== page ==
In this season of Lent we are focusing on the parables of Jesus—the life-changing stories he told. For this week it is “The Good Samaritan.” Luke writes that a lawyer said to Jesus, “Who is my neighbor?” Jesus answers with a story. Maybe that was the best (and only?) way to help the lawyer see. Jesus said, “A man went down from Jerusalem to Jericho, and he fell among robbers…”
Do you remember what “parable” means? From the Greek it means “to throw alongside” or to “lay beside.” I want to invite you to “throw alongside” Jesus’ story another story.
It happened on December 21, 2015 a Christian man was going down the road. Not the road to Jericho, but a road in Kenya. And it wasn’t just one man, it was a large group of Christian men and women. They were not walking, they were on a bus (as you see, there are differences in these stories, as they lie side by side, but there are similarities, too).
The bus fell in the hands of robbers. Not robbers exactly, but terrorists. From the jihadist group al-Shabaab. Did you read about this? The terrorists shot at the bus, stopped it, and then climbed on board. They asked 62 Muslim passengers to help identify the Christian passengers—so the terrorists could kill the Christians.
Do you know what happened next? The Muslim passengers—each and every one of the 62 Muslim passengers—refused. They said to the terrorists, “Kill us all, or leave.”
The terrorists left.
And the Christians are still praising God for their Muslim brothers and sisters, who were true “neighbors” to them. One said, “This is the true meaning of religion…true religion protects neighbors and defends the weak and the poor.”
I came across that news story in a journal called The Christian Century (January 20, 2016, p. 14). It makes you think, doesn’t it? Jesus’ story about a Samaritan was absolutely shocking to his listeners. They couldn’t imagine a Samaritan—someone they considered “unclean” and an historic enemy—to be a hero. A role model of faithfulness! They could hardly believe the extravagant mercy shown by the Samaritan to the very one who would normally despise him. Instead of thinking about who should be excluded from kindness and mercy, it made them think about including. When you get right down to it, “Who is NOT your neighbor?” the story seemed to ask.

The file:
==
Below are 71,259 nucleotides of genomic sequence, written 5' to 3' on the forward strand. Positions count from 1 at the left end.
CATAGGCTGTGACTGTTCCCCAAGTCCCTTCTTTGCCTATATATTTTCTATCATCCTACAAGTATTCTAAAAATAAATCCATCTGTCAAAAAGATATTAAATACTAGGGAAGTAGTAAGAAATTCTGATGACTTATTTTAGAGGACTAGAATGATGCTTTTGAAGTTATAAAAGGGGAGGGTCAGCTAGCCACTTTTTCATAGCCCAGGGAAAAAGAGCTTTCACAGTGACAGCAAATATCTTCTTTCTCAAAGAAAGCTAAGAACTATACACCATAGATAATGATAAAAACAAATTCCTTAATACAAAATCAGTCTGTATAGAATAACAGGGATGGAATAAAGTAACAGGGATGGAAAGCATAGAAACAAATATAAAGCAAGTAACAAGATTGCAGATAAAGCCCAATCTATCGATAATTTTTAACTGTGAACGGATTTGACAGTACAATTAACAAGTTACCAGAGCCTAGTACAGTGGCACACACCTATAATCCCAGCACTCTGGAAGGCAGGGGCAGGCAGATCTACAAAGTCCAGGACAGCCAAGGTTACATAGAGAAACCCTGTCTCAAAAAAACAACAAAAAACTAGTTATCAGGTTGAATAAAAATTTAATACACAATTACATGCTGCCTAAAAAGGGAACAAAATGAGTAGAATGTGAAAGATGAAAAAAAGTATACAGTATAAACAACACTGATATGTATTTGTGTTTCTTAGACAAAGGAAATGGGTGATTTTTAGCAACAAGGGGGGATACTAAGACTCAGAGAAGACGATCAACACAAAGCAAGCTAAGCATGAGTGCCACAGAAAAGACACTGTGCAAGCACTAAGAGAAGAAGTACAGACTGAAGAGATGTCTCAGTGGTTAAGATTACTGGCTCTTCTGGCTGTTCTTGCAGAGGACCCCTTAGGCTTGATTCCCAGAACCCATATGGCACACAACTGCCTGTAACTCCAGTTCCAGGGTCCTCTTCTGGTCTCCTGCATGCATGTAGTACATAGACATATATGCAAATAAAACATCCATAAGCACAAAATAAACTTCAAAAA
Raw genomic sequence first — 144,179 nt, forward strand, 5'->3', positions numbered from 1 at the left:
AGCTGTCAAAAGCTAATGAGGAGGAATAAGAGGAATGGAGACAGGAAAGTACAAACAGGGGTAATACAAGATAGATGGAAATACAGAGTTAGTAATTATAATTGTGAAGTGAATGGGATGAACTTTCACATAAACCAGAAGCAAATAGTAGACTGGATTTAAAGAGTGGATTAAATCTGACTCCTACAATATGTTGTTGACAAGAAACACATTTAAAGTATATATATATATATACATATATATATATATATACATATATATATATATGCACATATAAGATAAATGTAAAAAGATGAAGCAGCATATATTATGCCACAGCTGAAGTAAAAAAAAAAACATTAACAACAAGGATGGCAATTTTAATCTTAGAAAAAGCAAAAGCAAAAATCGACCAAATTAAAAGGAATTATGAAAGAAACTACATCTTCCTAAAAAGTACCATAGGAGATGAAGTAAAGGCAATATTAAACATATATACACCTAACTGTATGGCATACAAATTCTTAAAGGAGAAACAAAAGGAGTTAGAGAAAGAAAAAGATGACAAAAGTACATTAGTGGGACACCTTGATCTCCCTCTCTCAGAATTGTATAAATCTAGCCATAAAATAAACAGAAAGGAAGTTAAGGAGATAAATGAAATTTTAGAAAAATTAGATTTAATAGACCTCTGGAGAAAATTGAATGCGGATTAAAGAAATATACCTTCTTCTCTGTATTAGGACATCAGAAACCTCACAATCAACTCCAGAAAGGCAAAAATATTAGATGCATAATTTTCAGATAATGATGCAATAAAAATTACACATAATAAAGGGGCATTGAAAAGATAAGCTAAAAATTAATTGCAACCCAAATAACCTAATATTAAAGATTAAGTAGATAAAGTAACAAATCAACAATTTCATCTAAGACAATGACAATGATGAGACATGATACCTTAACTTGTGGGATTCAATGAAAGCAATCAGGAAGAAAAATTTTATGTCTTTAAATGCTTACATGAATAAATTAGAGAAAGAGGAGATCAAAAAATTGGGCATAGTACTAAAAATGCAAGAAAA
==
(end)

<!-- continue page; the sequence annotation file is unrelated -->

These stories of Jesus can really challenge us—really confront us—and even when they seem very familiar to us, there is often something else God wants to say to us.
Remember how the story begins? “A man went down from Jerusalem to Jericho, and he fell among robbers…” The story is told in response to a question about the commandment in Leviticus 19:18, “You shall love your neighbor as yourself.” And the story begs the question: How will you respond? How will you love your neighbor as yourself?
We often think of the Bible and faith in terms of a personal relationship. “God and me.” But there’s another very important dimension: community. When we pray the Lord’s Prayer we never say “I.” It’s all about “us” and “our.” The Apostle Paul reminds us that we are the Body of Christ together, each with our gifts to share for the blessing and the benefit of the whole.
One appropriate response to Jesus’ story might be to say, “We need to fix that road! We need to make sure no one else gets robbed on that road!” Does that make sense? It’s a systemic approach. It’s a communal response.
For example, I was reading this week from Christine Emba’s column in The Washington Post (January 16, 2016). She is African-American, and she writes about “white privilege” in America. “White privilege is knowing that when you are shopping alone you won’t be followed or harassed,” she writes. “It means that when you buy a house in a nice neighborhood, you can expect your neighbors to be nice or neutral, not hostile toward you.”
How are you being called to “love your neighbor” in a faithful, practical, life-changing way? And how are we being called to “love our neighbors” in a systemic, communal, world-changing way? Jesus’ story certainly has a lot to say!